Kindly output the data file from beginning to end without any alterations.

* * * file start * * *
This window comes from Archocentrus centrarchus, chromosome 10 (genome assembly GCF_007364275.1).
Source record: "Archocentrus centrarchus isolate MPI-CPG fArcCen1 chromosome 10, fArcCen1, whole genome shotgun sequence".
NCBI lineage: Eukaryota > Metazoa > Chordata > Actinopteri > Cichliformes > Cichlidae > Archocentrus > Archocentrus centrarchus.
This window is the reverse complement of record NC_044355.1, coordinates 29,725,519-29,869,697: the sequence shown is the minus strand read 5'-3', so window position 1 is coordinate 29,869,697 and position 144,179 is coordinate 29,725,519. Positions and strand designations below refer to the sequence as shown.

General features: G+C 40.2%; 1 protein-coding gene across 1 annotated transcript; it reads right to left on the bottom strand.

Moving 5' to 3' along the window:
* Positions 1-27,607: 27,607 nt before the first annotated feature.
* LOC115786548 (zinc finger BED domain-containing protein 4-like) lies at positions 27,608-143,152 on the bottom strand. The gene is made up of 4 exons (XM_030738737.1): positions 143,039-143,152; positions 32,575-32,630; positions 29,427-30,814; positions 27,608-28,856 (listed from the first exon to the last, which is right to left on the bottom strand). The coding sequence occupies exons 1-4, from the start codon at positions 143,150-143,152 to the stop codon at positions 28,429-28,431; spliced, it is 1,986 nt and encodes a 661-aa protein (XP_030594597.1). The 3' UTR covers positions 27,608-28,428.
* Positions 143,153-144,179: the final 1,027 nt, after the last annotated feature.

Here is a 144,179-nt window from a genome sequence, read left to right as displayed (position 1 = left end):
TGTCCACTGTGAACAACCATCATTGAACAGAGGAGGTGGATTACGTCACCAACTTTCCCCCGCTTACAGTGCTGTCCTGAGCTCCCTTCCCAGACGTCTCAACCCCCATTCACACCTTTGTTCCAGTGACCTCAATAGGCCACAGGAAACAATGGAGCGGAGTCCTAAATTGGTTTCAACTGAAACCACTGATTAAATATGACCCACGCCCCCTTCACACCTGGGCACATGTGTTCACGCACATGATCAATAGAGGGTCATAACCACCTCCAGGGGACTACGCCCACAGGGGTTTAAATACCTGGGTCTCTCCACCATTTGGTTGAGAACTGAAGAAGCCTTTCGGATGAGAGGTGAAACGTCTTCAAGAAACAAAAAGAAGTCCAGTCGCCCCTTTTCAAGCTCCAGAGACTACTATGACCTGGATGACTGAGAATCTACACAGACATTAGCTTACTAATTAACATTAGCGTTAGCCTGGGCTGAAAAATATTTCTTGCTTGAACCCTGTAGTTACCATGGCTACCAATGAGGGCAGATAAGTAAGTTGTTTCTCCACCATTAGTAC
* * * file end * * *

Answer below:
This window comes from Archocentrus centrarchus, chromosome 10 (genome assembly GCF_007364275.1).
Source record: "Archocentrus centrarchus isolate MPI-CPG fArcCen1 chromosome 10, fArcCen1, whole genome shotgun sequence".
NCBI lineage: Eukaryota > Metazoa > Chordata > Actinopteri > Cichliformes > Cichlidae > Archocentrus > Archocentrus centrarchus.
This window is the reverse complement of record NC_044355.1, coordinates 29,725,519-29,869,697: the sequence shown is the minus strand read 5'-3', so window position 1 is coordinate 29,869,697 and position 144,179 is coordinate 29,725,519. Positions and strand designations below refer to the sequence as shown.

General features: G+C 40.2%; 1 protein-coding gene across 1 annotated transcript; it reads right to left on the bottom strand.

Moving 5' to 3' along the window:
* Positions 1-27,607: 27,607 nt before the first annotated feature.
* LOC115786548 (zinc finger BED domain-containing protein 4-like) lies at positions 27,608-143,152 on the bottom strand. The gene is made up of 4 exons (XM_030738737.1): positions 143,039-143,152; positions 32,575-32,630; positions 29,427-30,814; positions 27,608-28,856 (listed from the first exon to the last, which is right to left on the bottom strand). The coding sequence occupies exons 1-4, from the start codon at positions 143,150-143,152 to the stop codon at positions 28,429-28,431; spliced, it is 1,986 nt and encodes a 661-aa protein (XP_030594597.1). The 3' UTR covers positions 27,608-28,428.
* Positions 143,153-144,179: the final 1,027 nt, after the last annotated feature.

Here is a 144,179-nt window from a genome sequence, read left to right as displayed (position 1 = left end):
TGTCCACTGTGAACAACCATCATTGAACAGAGGAGGTGGATTACGTCACCAACTTTCCCCCGCTTACAGTGCTGTCCTGAGCTCCCTTCCCAGACGTCTCAACCCCCATTCACACCTTTGTTCCAGTGACCTCAATAGGCCACAGGAAACAATGGAGCGGAGTCCTAAATTGGTTTCAACTGAAACCACTGATTAAATATGACCCACGCCCCCTTCACACCTGGGCACATGTGTTCACGCACATGATCAATAGAGGGTCATAACCACCTCCAGGGGACTACGCCCACAGGGGTTTAAATACCTGGGTCTCTCCACCATTTGGTTGAGAACTGAAGAAGCCTTTCGGATGAGAGGTGAAACGTCTTCAAGAAACAAAAAGAAGTCCAGTCGCCCCTTTTCAAGCTCCAGAGACTACTATGACCTGGATGACTGAGAATCTACACAGACATTAGCTTACTAATTAACATTAGCGTTAGCCTGGGCTGAAAAATATTTCTTGCTTGAACCCTGTAGTTACCATGGCTACCAATGAGGGCAGATAAGTAAGTTGTTTCTCCACCATTAGTAC